get the led out

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Glaring sun on miles of dusty oranges, browns and blues layered as far as the eye can see. Dry thick air whipping past your face, bringing the heat up through your nose and down your throat. There’s the inimitable honeyed rock of Zeppelin crushing in your ears as you drive at breakneck speed down an empty highway. Where you’re going, you don’t know. When you’ll get you, you don’t care.

This is the Californian desert at its best. This is summer in Mojave Desert.

This extraordinary mood captured by Led IV, a fantastic summer scent dreamed up by Dana El Masri in her niche perfume line, Jazmin Saraï.

Although it was inspired by “Going to California” in particular, this fragrance is evocative of the whole glorious sonic range of the greatest classic rock band ever. This woodsy incense fragrance has the gentleness of Zeppelin’s acoustic tunes like “Tangerine” but the top notes strike as brightly as Bonham’s high hats, the guiac and labdanum provide the soulful rhythm, and the railing energy of Robert Plant’s vocals in a barely sweet bergamot-grapefruit-davana accord.

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This fragrance draws so many favorites together into a fantasy roadtrip that never ends. It should be in heavy rotation at Coachella.

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scent shopping in the digital age

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Though it’s impossible to replace the real live experience of sniffing out scents in a boutique, digital tools can make that process more fun, and perhaps even more efficient. There have been so many new developments in olfactive e-commerce, most obviously, robust sampling programs offered by individual brands or fragrance boutiques. Check out an old list of some brand-specific sampling programs. Here ‘s a breakdown of what we’ve seen so far.

Most Promising

Nose – boutique and website based in Paris
Monday – Saturday: 10:30AM to 7:30PM
20 rue Bachaumont, 75002
M° Sentier or Etienne Marcel

Nose stands out because of their wide range of niche fragrance brands and discovery tool. The site and shop use a diagnostic that analyzes fragrances you already wear to identify your favorite scent families and suggest similar scents. Unfortunately, at the moment, the tool only allows for up to 5 scents to analyze. For someone with a larger scent library, it’s not as helpful as it could be.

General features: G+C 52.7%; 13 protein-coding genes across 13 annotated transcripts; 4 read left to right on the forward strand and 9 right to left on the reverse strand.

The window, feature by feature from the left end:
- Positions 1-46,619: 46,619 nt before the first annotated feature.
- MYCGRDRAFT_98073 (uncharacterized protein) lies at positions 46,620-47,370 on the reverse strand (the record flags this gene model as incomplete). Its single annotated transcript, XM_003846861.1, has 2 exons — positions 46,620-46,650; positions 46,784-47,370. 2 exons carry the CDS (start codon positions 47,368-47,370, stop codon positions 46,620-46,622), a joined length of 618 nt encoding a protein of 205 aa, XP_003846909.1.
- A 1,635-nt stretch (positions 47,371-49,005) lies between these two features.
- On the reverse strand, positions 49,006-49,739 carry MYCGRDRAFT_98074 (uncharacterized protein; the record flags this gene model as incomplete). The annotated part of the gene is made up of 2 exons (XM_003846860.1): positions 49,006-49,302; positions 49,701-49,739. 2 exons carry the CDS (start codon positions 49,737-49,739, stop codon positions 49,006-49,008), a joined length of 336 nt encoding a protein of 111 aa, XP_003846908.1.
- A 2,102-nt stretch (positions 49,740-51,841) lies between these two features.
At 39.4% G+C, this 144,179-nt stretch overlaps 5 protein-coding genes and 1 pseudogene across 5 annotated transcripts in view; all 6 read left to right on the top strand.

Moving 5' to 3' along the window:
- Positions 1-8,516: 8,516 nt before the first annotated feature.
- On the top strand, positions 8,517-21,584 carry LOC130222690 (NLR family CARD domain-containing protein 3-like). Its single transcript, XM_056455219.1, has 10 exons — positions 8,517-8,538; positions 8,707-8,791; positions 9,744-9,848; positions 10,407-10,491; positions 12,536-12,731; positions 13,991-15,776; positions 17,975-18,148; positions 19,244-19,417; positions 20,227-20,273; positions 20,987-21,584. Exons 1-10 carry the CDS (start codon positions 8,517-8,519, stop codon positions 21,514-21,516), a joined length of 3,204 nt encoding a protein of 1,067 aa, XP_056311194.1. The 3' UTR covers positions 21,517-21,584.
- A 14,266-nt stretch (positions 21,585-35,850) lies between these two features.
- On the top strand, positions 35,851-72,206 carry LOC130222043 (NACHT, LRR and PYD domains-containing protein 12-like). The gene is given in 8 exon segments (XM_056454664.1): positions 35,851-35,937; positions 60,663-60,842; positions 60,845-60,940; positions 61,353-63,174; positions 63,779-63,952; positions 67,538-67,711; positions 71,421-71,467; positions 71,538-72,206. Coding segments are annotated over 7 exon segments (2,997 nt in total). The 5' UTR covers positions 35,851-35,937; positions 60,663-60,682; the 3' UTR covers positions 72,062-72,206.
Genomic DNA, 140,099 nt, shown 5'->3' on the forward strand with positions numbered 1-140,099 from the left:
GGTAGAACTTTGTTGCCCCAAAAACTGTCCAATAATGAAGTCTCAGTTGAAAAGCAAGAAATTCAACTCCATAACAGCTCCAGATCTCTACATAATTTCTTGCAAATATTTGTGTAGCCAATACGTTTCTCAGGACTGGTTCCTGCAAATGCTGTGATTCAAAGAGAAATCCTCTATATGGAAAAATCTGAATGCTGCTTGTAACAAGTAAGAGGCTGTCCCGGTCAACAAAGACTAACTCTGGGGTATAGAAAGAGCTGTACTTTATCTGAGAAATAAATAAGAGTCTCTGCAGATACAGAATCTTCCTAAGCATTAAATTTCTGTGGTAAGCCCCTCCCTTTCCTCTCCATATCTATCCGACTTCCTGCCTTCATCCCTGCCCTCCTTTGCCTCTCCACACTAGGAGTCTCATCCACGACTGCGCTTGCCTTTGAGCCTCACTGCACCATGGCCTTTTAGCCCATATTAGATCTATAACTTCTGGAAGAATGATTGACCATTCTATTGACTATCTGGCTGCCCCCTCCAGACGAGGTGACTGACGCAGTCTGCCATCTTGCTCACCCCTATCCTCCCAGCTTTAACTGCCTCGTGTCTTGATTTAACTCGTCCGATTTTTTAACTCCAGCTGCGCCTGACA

Luckyscent – scent bar and online boutique
7405 Beverly Blvd
Los Angeles CA 90036
Monday-Saturday 11-7
Sunday 12-5

Luckyscent has by far the widest range of niche fragrance brands and are constantly introducing new products. Their scent descriptions are thorough and they have lots of reviews, although, over the years, I’ve noticed many of them disappearing. Perhaps this is part of shifting stock. That’s one trouble here. Luck Scent has great stock, but you can’t smell everything in store with the limited space in their tiny boutique. They send great email updates and have a fun sampling program. For $3-5 per scent, you can select and buy samples to be shipped to you. At Scent Bar, you can peruse solo, with friends, or get expert help from the staff.

The Fragrance Lab at Selfridges

Part of Selfridges’ Beauty Project, until June 27, 2014, the lab offers a unique ipad diagnostic and exploration experience that includes a bottle of perfume for £65. Selfridges perfume collection is focused more on commercial than niche fragrances. When you buy a ticket, you are fitted with the perfect original scent for you. For the fun of conversing with lab coats in a fog-filled room, until and 50ml bottle of a signature smell, it seems worth it. Buy a ticket here

Jury’s Still Out

Over the past few years, other notable boutiques have joined the perfume party, such as Bergamot, Pinrose, and Scentsa. Several apps have also appeared but need considerable more development to be truly user-friendly.

Iperfumer is an app that simply does not work. What’s more, their perfume database is predictably limited to the fragrances they create.

Perfumance looks really good right off the bat, but they have a strange database of a couple of scents per brand. For example, Frédéric Malle, Byredo, and Heeley are represented by a few seemingly random scents in the larger collection.

Sephora has an in-store app, Scentsa, but alas, is also focused on commercial fragrance.